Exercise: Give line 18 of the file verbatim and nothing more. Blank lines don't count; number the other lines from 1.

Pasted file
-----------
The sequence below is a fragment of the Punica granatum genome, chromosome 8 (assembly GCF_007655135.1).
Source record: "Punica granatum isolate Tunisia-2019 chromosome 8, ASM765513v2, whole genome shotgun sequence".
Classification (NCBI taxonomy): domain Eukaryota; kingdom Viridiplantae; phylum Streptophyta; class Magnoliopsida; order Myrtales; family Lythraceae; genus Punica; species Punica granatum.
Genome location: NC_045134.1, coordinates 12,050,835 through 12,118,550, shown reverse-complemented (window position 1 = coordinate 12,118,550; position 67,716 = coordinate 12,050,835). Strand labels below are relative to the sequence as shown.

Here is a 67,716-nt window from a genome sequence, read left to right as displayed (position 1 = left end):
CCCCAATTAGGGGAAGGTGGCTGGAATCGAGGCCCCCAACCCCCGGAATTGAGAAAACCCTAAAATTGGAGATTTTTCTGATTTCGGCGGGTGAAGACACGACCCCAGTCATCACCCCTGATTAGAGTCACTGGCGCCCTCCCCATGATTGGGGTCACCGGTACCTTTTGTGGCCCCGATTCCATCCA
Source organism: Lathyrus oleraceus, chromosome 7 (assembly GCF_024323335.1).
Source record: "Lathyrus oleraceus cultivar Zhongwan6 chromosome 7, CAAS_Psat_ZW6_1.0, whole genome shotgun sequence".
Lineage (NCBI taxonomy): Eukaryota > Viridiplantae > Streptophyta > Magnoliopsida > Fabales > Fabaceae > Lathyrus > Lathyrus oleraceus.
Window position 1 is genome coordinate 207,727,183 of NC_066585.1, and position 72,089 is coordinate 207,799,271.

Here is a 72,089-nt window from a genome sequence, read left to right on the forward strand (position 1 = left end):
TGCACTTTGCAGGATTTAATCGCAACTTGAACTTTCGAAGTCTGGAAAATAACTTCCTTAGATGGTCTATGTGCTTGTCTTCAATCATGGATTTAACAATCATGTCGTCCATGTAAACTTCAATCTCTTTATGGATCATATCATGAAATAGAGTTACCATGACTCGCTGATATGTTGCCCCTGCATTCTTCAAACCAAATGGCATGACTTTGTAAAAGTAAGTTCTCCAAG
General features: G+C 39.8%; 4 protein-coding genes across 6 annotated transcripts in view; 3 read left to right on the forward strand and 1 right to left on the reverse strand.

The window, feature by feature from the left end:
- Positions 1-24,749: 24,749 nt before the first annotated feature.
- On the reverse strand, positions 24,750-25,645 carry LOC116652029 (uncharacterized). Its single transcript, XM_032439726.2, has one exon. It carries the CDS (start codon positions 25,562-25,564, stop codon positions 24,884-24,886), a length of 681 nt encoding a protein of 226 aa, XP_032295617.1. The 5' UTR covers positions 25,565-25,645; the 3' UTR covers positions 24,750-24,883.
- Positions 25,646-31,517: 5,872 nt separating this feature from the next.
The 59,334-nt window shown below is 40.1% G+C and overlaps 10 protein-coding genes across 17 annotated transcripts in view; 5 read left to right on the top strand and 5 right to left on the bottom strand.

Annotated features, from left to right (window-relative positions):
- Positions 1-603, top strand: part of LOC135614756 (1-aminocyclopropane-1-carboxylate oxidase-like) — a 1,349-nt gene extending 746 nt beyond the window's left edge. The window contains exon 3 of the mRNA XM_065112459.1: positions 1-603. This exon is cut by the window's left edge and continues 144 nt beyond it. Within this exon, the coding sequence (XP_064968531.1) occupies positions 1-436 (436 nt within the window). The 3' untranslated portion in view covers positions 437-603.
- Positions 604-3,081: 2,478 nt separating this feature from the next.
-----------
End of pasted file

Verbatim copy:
The 59,334-nt window shown below is 40.1% G+C and overlaps 10 protein-coding genes across 17 annotated transcripts in view; 5 read left to right on the top strand and 5 right to left on the bottom strand.